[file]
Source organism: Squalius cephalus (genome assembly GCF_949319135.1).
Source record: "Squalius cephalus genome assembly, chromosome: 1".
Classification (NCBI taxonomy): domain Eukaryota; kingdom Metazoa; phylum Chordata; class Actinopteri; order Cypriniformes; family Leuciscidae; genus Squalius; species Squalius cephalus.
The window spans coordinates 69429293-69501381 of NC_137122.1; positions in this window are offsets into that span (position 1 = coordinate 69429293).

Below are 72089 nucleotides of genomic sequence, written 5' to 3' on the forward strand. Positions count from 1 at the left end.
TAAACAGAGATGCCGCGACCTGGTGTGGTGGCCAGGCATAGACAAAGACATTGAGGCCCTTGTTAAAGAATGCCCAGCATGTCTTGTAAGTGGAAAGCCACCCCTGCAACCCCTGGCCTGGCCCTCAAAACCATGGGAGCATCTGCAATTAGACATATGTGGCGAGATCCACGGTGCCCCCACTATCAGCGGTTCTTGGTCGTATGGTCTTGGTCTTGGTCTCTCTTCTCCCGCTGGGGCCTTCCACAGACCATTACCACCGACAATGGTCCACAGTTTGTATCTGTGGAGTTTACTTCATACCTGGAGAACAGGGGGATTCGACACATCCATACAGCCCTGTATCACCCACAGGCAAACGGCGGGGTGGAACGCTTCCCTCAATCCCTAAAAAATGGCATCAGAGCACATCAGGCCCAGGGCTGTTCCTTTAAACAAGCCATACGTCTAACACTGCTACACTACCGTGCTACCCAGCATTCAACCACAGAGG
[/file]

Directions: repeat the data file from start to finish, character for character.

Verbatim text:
Source organism: Squalius cephalus (genome assembly GCF_949319135.1).
Source record: "Squalius cephalus genome assembly, chromosome: 1".
Classification (NCBI taxonomy): domain Eukaryota; kingdom Metazoa; phylum Chordata; class Actinopteri; order Cypriniformes; family Leuciscidae; genus Squalius; species Squalius cephalus.
The window spans coordinates 69429293-69501381 of NC_137122.1; positions in this window are offsets into that span (position 1 = coordinate 69429293).

Below are 72089 nucleotides of genomic sequence, written 5' to 3' on the forward strand. Positions count from 1 at the left end.
TAAACAGAGATGCCGCGACCTGGTGTGGTGGCCAGGCATAGACAAAGACATTGAGGCCCTTGTTAAAGAATGCCCAGCATGTCTTGTAAGTGGAAAGCCACCCCTGCAACCCCTGGCCTGGCCCTCAAAACCATGGGAGCATCTGCAATTAGACATATGTGGCGAGATCCACGGTGCCCCCACTATCAGCGGTTCTTGGTCGTATGGTCTTGGTCTTGGTCTCTCTTCTCCCGCTGGGGCCTTCCACAGACCATTACCACCGACAATGGTCCACAGTTTGTATCTGTGGAGTTTACTTCATACCTGGAGAACAGGGGGATTCGACACATCCATACAGCCCTGTATCACCCACAGGCAAACGGCGGGGTGGAACGCTTCCCTCAATCCCTAAAAAATGGCATCAGAGCACATCAGGCCCAGGGCTGTTCCTTTAAACAAGCCATACGTCTAACACTGCTACACTACCGTGCTACCCAGCATTCAACCACAGAGG